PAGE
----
Lincoln, Neb. – April 13, 2009 – The Nebraska Chapter of the North American Grouse Partnership (NAGP) was awarded a $68,000 grant by the Nebraska Environmental Trust last week to help landowners restore and manage grassland habitat to benefit greater prairie chickens in southwest Nebraska’s Sandsage Prairie.
Steve Riley, NAGP national board member, president of the Nebraska NAGP chapter, and wildlife biologist for the Nebraska Game and Parks Commission, is enthusiastic about the grant award. “This is certainly a shot in the arm for our efforts to manage and restore important habitat for greater prairie chickens in the Sandsage Prairie,” Riley said. “The beauty of this grant will be the matching dollars it can bring from other local, state, and federal habitat efforts.”
The NET grant could result in thousands of acres of habitat improvements in the Sandsage Prairie once matched with federal Farm Bill, U.S. Fish & Wildlife, State of Nebraska, or local Pheasants Forever and Quail Forever chapter conservation program funds. Habitat projects funded through the grant may include tree removal, prescribed burning, nesting cover enhancements, and implementation of planned grazing management.
“Greater prairie chickens need large expanses of open grassland,” explained Riley. “Unfortunately, grasslands are the fastest disappearing ecosystem on the planet. This grant will enable vital habitat restoration projects and compensate our farmer and rancher partners for their conservation efforts on behalf of a bird that is very important to Nebraskans.”
The Sandsage Prairie is home to thousands of greater prairie chickens and is critical both to those birds and also lesser prairie chickens. The Sandsage also offers prime habitat for pheasants, quail, mule deer, and long-billed curlew. This project is part of the greater effort by NAGP and its partners to implement A Grassland Conservation Plan for Prairie Grouse.
“The on-the-ground habitat work facilitated by this grant will help sustain America’s cherished prairie grouse species,” said Tom Franklin, senior vice president of the Theodore Roosevelt Conservation Partnership, “and it should augment sportsmen’s efforts to strengthen federal policy aimed at conserving our remaining prairie grasslands.”
Prairie Grouse Partners Add Two Groups to Grassland Effort
Last month, the NAGP joined with Pheasants Forever, Quail Forever, the Theodore Roosevelt Conservation Partnership, and the Mule Deer Foundation to launch the Prairie Grouse Partners, a new conservation partnership with an aggressive goal of restoring 20 percent of North America’s native grasslands. This effort would result in 60 million acres of improved habitat for a wide range of wildlife, including three species of prairie grouse.
Representatives of the organizations announced the alliance on March 17 at the 74th North American Wildlife and Natural Resources Conference and invited other like-minded conservation groups to join the cause. Two influential organizations, American Bird Conservancy and Ecosystem Management Research Institute, immediately responded.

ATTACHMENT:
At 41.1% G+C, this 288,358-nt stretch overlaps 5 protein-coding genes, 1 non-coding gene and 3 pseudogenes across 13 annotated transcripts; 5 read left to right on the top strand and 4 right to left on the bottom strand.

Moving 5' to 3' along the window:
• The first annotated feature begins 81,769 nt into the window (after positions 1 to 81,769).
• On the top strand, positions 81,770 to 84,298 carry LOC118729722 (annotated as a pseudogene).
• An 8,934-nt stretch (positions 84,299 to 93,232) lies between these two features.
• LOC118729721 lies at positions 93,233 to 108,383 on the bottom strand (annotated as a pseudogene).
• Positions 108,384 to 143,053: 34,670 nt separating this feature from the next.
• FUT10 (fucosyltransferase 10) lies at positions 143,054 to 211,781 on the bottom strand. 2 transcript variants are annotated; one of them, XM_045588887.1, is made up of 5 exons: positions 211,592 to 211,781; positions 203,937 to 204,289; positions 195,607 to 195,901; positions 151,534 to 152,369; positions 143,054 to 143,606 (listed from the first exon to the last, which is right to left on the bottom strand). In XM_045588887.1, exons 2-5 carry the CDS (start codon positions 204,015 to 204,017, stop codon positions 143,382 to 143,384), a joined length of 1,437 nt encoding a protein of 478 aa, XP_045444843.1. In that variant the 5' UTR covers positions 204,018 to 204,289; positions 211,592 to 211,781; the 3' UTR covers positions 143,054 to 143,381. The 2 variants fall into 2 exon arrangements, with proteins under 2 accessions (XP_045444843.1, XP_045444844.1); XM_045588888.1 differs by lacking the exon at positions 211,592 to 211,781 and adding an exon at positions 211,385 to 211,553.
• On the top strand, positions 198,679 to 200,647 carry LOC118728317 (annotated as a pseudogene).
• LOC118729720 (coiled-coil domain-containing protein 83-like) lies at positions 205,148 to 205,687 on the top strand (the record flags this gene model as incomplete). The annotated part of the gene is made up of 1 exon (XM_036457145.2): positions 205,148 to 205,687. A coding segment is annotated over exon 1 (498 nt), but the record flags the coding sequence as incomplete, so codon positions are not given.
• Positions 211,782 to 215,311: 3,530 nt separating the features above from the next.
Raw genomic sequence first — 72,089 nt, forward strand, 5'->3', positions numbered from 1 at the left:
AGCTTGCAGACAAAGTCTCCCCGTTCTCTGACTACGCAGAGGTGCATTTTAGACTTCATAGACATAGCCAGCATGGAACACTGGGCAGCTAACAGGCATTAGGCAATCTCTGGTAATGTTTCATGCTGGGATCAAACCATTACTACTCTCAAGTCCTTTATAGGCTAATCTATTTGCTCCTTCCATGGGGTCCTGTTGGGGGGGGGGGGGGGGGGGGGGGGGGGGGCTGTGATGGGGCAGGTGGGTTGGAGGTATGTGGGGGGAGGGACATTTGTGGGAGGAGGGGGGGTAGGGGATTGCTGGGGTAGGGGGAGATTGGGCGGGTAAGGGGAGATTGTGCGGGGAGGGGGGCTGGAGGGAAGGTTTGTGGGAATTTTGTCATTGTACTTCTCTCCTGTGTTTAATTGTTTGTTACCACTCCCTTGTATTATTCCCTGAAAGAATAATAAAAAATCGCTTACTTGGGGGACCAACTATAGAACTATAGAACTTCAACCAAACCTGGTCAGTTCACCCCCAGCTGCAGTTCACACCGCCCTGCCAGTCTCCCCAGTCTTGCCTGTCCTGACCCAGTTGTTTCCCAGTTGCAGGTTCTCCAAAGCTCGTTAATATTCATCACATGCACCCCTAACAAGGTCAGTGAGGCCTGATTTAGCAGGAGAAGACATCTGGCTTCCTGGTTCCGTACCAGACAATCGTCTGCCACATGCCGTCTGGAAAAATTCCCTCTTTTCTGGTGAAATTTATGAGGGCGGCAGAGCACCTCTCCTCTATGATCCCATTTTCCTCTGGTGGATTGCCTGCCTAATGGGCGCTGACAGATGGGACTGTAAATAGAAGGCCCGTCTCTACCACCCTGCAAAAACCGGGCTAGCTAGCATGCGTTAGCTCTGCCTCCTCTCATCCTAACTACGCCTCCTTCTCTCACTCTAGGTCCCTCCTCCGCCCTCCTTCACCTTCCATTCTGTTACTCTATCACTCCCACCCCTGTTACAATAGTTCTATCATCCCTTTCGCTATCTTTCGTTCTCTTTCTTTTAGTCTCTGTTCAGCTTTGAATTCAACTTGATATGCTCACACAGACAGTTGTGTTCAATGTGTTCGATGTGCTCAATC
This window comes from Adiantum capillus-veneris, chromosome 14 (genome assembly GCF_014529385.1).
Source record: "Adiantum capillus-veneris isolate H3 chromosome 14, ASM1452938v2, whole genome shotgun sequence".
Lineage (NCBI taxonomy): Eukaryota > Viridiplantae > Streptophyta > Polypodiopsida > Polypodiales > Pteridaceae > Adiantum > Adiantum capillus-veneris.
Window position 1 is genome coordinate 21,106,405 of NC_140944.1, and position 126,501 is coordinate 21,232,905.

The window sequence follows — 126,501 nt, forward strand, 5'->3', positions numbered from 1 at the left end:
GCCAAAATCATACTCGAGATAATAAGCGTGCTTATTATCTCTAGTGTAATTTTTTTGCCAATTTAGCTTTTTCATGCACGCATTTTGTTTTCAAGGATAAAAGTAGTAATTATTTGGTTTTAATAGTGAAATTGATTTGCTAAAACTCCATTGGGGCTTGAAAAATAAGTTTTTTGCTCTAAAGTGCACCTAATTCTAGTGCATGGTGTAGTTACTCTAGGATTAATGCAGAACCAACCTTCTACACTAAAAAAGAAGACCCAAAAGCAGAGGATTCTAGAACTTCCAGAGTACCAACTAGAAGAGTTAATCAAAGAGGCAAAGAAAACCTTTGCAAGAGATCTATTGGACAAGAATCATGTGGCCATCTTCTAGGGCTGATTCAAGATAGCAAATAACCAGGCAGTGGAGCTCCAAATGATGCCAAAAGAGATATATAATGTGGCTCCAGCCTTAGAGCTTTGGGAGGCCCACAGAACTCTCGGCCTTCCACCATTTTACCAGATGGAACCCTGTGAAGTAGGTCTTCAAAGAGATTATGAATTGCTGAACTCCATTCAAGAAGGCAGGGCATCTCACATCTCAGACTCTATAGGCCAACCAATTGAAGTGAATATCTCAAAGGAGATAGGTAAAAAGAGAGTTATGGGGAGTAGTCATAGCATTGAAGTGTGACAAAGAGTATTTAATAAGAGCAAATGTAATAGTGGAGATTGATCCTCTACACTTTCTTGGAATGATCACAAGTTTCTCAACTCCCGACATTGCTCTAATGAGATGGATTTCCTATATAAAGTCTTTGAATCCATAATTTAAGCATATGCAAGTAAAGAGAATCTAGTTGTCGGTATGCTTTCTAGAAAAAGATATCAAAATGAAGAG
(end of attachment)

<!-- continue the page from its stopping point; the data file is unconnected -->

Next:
American Bird Conservancy’s mission is to conserve native wild birds throughout the Americas. The organization acts to safeguard the rarest bird species, restore habitats, and reduce threats while building capacity in the conservation movement. Working closely with the Joint Ventures and North American Bird Conservation Initiative, American Bird Conservancy believes that working in partnership with like-minded organizations is essential for advancing bird conservation.
“American Bird Conservancy is pleased to join with the Prairie Grouse Partners,” said David Pashley, American Bird Conservancy’s Vice President of Conservation Programs. “The Greater Prairie-Chicken is on the U.S. watch list of birds of highest conservation concern, and grasslands were identified in the recent U.S. State of the Birds report as one of the most imperiled habitats. Action is urgently needed now.”
The Ecosystem Management Research Institute (EMRI) was founded in 2000 with a mission of providing innovative science and technical assistance to ecosystem management, biodiversity conservation, and landscape planning efforts.
“EMRI is very pleased to join the Prairie Grouse Partners,” said Jon Haufler, EMRI executive director. “EMRI has been actively working to maintain and restore native ecosystems, and the creation of this partnership is an outstanding opportunity for many organizations to cooperate to advance this critical conservation need.”
The Prairie Grouse Partners invite other conservation organizations to participate in this unprecedented effort on behalf of grasslands and prairie grouse. To learn more about joining the PGP, please contact NAGP Executive Director Ralph Rogers at (406)462-5487.